Providing a glimpse of what we might expect to see from Web 3.0, Microsoft’s latest technology takes the concept of photo-stitching and takes it to whole new level. Photosynth scrapes together photos of oft-snapped subjects (like Notre Dame) from the Web and uses them to build breathtaking multidimensional spaces with zoom and navigation features.
This spectacular demo from the architect of the technology, Blaise Aquera y Arcas demonstrates how the application works alongside Seadragon to create a jaw-dropping visual interface that looks like something out of Minority Report. Although the project is still very much in its infancy it’s not difficult to imagine how it could be used alongside apps like Google Earth and social networking sites to build a completely new model for sharing and viewing images and data.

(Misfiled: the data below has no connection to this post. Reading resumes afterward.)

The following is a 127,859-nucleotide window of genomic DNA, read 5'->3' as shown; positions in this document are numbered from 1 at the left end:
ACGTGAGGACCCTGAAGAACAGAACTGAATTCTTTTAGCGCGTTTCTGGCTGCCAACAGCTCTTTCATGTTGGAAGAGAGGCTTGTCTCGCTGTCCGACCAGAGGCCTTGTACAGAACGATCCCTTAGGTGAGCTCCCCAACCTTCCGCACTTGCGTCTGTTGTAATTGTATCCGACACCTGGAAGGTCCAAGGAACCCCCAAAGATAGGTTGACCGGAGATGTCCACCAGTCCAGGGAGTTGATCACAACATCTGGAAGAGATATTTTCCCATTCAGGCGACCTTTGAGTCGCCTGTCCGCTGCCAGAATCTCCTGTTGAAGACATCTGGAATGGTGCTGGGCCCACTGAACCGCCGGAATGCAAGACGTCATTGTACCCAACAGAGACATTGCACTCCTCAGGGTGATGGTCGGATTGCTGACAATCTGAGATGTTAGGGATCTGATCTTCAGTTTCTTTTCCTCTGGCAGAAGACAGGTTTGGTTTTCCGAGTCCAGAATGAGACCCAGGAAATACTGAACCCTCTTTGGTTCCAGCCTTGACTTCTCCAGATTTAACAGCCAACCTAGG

From viewing high-resolution versions of entire newspapers and magazines to making your photo collections available in a unique interactive environment, there are plenty of practical uses for the app, which could then be organized in a highly sophisticated way through the use of tagging. You can download a working demo of the software from Microsoft Labs. Until Photosynth goes live why not check out Softonic’s collection of panoramic and 360-degree photo editors to add interactivity to your images?